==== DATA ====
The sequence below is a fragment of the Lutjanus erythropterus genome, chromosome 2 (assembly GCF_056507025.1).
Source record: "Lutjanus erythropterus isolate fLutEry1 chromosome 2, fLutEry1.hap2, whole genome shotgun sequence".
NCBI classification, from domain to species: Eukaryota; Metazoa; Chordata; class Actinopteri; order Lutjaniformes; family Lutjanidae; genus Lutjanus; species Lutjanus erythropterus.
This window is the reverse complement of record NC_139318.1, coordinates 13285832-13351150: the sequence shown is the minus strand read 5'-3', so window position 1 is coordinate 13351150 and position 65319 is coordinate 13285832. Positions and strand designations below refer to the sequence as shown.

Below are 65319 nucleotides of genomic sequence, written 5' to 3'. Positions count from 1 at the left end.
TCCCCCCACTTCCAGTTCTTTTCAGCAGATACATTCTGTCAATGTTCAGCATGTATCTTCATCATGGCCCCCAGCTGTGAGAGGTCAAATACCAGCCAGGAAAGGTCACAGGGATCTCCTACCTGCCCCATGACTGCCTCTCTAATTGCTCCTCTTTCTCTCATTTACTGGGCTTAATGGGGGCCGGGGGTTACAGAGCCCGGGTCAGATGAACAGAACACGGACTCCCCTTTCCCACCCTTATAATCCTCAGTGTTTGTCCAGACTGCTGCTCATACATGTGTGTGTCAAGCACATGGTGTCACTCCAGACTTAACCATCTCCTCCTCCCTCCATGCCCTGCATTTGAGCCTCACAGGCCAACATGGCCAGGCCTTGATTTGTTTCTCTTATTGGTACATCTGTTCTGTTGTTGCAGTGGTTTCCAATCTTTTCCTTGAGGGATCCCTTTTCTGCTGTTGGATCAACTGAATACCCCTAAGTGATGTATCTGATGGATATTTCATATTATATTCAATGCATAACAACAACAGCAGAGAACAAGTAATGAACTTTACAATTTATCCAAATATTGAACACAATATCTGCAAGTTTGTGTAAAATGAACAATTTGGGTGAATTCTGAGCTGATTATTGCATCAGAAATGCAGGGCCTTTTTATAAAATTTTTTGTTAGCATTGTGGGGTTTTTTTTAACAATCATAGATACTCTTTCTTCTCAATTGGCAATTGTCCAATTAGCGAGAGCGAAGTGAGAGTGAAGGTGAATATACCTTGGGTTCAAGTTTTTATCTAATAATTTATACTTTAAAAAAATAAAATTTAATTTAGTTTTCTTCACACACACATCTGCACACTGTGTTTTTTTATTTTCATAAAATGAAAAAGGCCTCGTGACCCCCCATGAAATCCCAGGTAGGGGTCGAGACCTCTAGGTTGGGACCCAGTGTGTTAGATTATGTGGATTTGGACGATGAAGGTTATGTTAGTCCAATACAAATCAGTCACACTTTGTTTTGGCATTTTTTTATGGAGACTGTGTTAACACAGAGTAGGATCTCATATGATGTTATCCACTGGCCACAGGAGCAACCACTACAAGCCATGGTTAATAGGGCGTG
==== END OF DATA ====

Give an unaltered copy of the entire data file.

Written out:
The sequence below is a fragment of the Lutjanus erythropterus genome, chromosome 2 (assembly GCF_056507025.1).
Source record: "Lutjanus erythropterus isolate fLutEry1 chromosome 2, fLutEry1.hap2, whole genome shotgun sequence".
NCBI classification, from domain to species: Eukaryota; Metazoa; Chordata; class Actinopteri; order Lutjaniformes; family Lutjanidae; genus Lutjanus; species Lutjanus erythropterus.
This window is the reverse complement of record NC_139318.1, coordinates 13285832-13351150: the sequence shown is the minus strand read 5'-3', so window position 1 is coordinate 13351150 and position 65319 is coordinate 13285832. Positions and strand designations below refer to the sequence as shown.

Below are 65319 nucleotides of genomic sequence, written 5' to 3'. Positions count from 1 at the left end.
TCCCCCCACTTCCAGTTCTTTTCAGCAGATACATTCTGTCAATGTTCAGCATGTATCTTCATCATGGCCCCCAGCTGTGAGAGGTCAAATACCAGCCAGGAAAGGTCACAGGGATCTCCTACCTGCCCCATGACTGCCTCTCTAATTGCTCCTCTTTCTCTCATTTACTGGGCTTAATGGGGGCCGGGGGTTACAGAGCCCGGGTCAGATGAACAGAACACGGACTCCCCTTTCCCACCCTTATAATCCTCAGTGTTTGTCCAGACTGCTGCTCATACATGTGTGTGTCAAGCACATGGTGTCACTCCAGACTTAACCATCTCCTCCTCCCTCCATGCCCTGCATTTGAGCCTCACAGGCCAACATGGCCAGGCCTTGATTTGTTTCTCTTATTGGTACATCTGTTCTGTTGTTGCAGTGGTTTCCAATCTTTTCCTTGAGGGATCCCTTTTCTGCTGTTGGATCAACTGAATACCCCTAAGTGATGTATCTGATGGATATTTCATATTATATTCAATGCATAACAACAACAGCAGAGAACAAGTAATGAACTTTACAATTTATCCAAATATTGAACACAATATCTGCAAGTTTGTGTAAAATGAACAATTTGGGTGAATTCTGAGCTGATTATTGCATCAGAAATGCAGGGCCTTTTTATAAAATTTTTTGTTAGCATTGTGGGGTTTTTTTTAACAATCATAGATACTCTTTCTTCTCAATTGGCAATTGTCCAATTAGCGAGAGCGAAGTGAGAGTGAAGGTGAATATACCTTGGGTTCAAGTTTTTATCTAATAATTTATACTTTAAAAAAATAAAATTTAATTTAGTTTTCTTCACACACACATCTGCACACTGTGTTTTTTTATTTTCATAAAATGAAAAAGGCCTCGTGACCCCCCATGAAATCCCAGGTAGGGGTCGAGACCTCTAGGTTGGGACCCAGTGTGTTAGATTATGTGGATTTGGACGATGAAGGTTATGTTAGTCCAATACAAATCAGTCACACTTTGTTTTGGCATTTTTTTATGGAGACTGTGTTAACACAGAGTAGGATCTCATATGATGTTATCCACTGGCCACAGGAGCAACCACTACAAGCCATGGTTAATAGGGCGTG